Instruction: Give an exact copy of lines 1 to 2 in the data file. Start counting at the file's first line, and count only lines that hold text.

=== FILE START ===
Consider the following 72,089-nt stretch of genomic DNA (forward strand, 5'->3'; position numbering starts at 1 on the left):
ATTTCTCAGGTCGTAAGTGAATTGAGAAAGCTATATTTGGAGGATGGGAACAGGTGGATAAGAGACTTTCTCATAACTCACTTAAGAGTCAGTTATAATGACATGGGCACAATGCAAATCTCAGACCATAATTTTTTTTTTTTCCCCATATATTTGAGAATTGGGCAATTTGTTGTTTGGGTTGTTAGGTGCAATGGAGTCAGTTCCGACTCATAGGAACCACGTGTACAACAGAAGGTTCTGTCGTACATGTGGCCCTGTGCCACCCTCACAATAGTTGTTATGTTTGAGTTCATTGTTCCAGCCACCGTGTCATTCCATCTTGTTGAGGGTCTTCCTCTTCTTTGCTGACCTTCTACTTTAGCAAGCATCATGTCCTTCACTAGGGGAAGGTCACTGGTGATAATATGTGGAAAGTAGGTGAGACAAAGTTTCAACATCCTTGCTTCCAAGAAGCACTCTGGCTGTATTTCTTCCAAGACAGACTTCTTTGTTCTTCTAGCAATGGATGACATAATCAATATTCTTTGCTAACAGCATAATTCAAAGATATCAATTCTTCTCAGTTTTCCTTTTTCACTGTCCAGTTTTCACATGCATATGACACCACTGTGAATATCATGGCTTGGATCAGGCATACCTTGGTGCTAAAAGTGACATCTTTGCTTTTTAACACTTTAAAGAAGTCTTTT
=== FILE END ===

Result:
Consider the following 72,089-nt stretch of genomic DNA (forward strand, 5'->3'; position numbering starts at 1 on the left):
ATTTCTCAGGTCGTAAGTGAATTGAGAAAGCTATATTTGGAGGATGGGAACAGGTGGATAAGAGACTTTCTCATAACTCACTTAAGAGTCAGTTATAATGACATGGGCACAATGCAAATCTCAGACCATAATTTTTTTTTTTTCCCCATATATTTGAGAATTGGGCAATTTGTTGTTTGGGTTGTTAGGTGCAATGGAGTCAGTTCCGACTCATAGGAACCACGTGTACAACAGAAGGTTCTGTCGTACATGTGGCCCTGTGCCACCCTCACAATAGTTGTTATGTTTGAGTTCATTGTTCCAGCCACCGTGTCATTCCATCTTGTTGAGGGTCTTCCTCTTCTTTGCTGACCTTCTACTTTAGCAAGCATCATGTCCTTCACTAGGGGAAGGTCACTGGTGATAATATGTGGAAAGTAGGTGAGACAAAGTTTCAACATCCTTGCTTCCAAGAAGCACTCTGGCTGTATTTCTTCCAAGACAGACTTCTTTGTTCTTCTAGCAATGGATGACATAATCAATATTCTTTGCTAACAGCATAATTCAAAGATATCAATTCTTCTCAGTTTTCCTTTTTCACTGTCCAGTTTTCACATGCATATGACACCACTGTGAATATCATGGCTTGGATCAGGCATACCTTGGTGCTAAAAGTGACATCTTTGCTTTTTAACACTTTAAAGAAGTCTTTT